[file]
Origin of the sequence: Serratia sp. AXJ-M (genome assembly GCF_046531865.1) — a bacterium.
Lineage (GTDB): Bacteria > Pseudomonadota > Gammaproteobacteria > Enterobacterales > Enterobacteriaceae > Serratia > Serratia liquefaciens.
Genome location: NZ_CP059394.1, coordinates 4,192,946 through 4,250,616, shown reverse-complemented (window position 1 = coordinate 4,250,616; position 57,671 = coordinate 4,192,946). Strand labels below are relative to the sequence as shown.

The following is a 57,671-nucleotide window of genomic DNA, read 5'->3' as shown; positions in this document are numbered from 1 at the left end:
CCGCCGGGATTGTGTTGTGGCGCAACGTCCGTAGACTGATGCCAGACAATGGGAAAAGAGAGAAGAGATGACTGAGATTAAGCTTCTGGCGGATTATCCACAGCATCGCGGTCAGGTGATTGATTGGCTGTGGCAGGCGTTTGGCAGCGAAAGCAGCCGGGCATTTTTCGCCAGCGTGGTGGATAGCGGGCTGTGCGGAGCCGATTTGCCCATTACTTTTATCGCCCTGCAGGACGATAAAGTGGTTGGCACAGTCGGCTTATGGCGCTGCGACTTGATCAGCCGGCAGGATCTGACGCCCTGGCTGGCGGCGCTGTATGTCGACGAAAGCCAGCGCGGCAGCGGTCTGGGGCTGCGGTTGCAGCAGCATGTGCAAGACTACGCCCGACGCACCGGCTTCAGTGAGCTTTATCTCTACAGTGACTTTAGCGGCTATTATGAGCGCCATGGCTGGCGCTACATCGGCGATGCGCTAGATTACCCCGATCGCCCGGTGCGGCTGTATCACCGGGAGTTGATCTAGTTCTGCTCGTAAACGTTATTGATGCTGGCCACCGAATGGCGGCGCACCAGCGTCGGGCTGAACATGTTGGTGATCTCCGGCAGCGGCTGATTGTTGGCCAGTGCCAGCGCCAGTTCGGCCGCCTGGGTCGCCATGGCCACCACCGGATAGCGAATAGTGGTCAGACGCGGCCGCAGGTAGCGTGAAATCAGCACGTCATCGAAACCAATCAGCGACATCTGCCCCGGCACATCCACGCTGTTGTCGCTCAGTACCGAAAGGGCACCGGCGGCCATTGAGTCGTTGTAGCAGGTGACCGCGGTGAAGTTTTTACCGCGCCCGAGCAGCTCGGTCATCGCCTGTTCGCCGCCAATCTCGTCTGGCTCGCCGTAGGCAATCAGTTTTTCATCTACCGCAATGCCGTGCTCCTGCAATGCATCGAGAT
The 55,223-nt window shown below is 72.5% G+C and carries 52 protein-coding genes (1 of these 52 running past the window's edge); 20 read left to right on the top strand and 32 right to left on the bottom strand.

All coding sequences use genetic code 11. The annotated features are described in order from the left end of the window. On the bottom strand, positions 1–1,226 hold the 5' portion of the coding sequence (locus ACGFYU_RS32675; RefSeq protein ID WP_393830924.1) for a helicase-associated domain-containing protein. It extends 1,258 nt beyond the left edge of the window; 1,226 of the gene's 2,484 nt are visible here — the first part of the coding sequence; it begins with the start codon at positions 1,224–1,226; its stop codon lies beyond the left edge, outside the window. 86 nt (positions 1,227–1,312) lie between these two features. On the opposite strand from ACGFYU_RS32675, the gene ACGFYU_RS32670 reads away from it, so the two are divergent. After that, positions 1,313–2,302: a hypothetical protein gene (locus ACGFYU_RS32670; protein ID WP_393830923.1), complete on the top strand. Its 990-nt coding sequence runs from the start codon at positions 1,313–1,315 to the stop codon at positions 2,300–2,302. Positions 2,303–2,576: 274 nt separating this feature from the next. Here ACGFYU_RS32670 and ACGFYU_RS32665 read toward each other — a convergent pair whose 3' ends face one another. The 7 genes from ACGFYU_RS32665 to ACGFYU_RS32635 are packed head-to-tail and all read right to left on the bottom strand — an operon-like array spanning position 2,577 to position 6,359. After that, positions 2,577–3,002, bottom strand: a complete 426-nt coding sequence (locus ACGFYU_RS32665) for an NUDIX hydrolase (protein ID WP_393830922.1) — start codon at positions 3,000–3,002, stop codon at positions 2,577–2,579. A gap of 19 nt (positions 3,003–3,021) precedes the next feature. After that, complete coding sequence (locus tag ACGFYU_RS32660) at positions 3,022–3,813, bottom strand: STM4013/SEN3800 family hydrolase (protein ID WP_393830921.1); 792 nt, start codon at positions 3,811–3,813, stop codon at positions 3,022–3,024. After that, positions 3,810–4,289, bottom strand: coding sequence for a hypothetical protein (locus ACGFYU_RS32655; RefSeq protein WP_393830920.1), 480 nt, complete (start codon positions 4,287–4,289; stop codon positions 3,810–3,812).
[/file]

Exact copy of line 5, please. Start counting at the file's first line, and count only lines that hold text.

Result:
CCGCCGGGATTGTGTTGTGGCGCAACGTCCGTAGACTGATGCCAGACAATGGGAAAAGAGAGAAGAGATGACTGAGATTAAGCTTCTGGCGGATTATCCACAGCATCGCGGTCAGGTGATTGATTGGCTGTGGCAGGCGTTTGGCAGCGAAAGCAGCCGGGCATTTTTCGCCAGCGTGGTGGATAGCGGGCTGTGCGGAGCCGATTTGCCCATTACTTTTATCGCCCTGCAGGACGATAAAGTGGTTGGCACAGTCGGCTTATGGCGCTGCGACTTGATCAGCCGGCAGGATCTGACGCCCTGGCTGGCGGCGCTGTATGTCGACGAAAGCCAGCGCGGCAGCGGTCTGGGGCTGCGGTTGCAGCAGCATGTGCAAGACTACGCCCGACGCACCGGCTTCAGTGAGCTTTATCTCTACAGTGACTTTAGCGGCTATTATGAGCGCCATGGCTGGCGCTACATCGGCGATGCGCTAGATTACCCCGATCGCCCGGTGCGGCTGTATCACCGGGAGTTGATCTAGTTCTGCTCGTAAACGTTATTGATGCTGGCCACCGAATGGCGGCGCACCAGCGTCGGGCTGAACATGTTGGTGATCTCCGGCAGCGGCTGATTGTTGGCCAGTGCCAGCGCCAGTTCGGCCGCCTGGGTCGCCATGGCCACCACCGGATAGCGAATAGTGGTCAGACGCGGCCGCAGGTAGCGTGAAATCAGCACGTCATCGAAACCAATCAGCGACATCTGCCCCGGCACATCCACGCTGTTGTCGCTCAGTACCGAAAGGGCACCGGCGGCCATTGAGTCGTTGTAGCAGGTGACCGCGGTGAAGTTTTTACCGCGCCCGAGCAGCTCGGTCATCGCCTGTTCGCCGCCAATCTCGTCTGGCTCGCCGTAGGCAATCAGTTTTTCATCTACCGCAATGCCGTGCTCCTGCAATGCATCGAGAT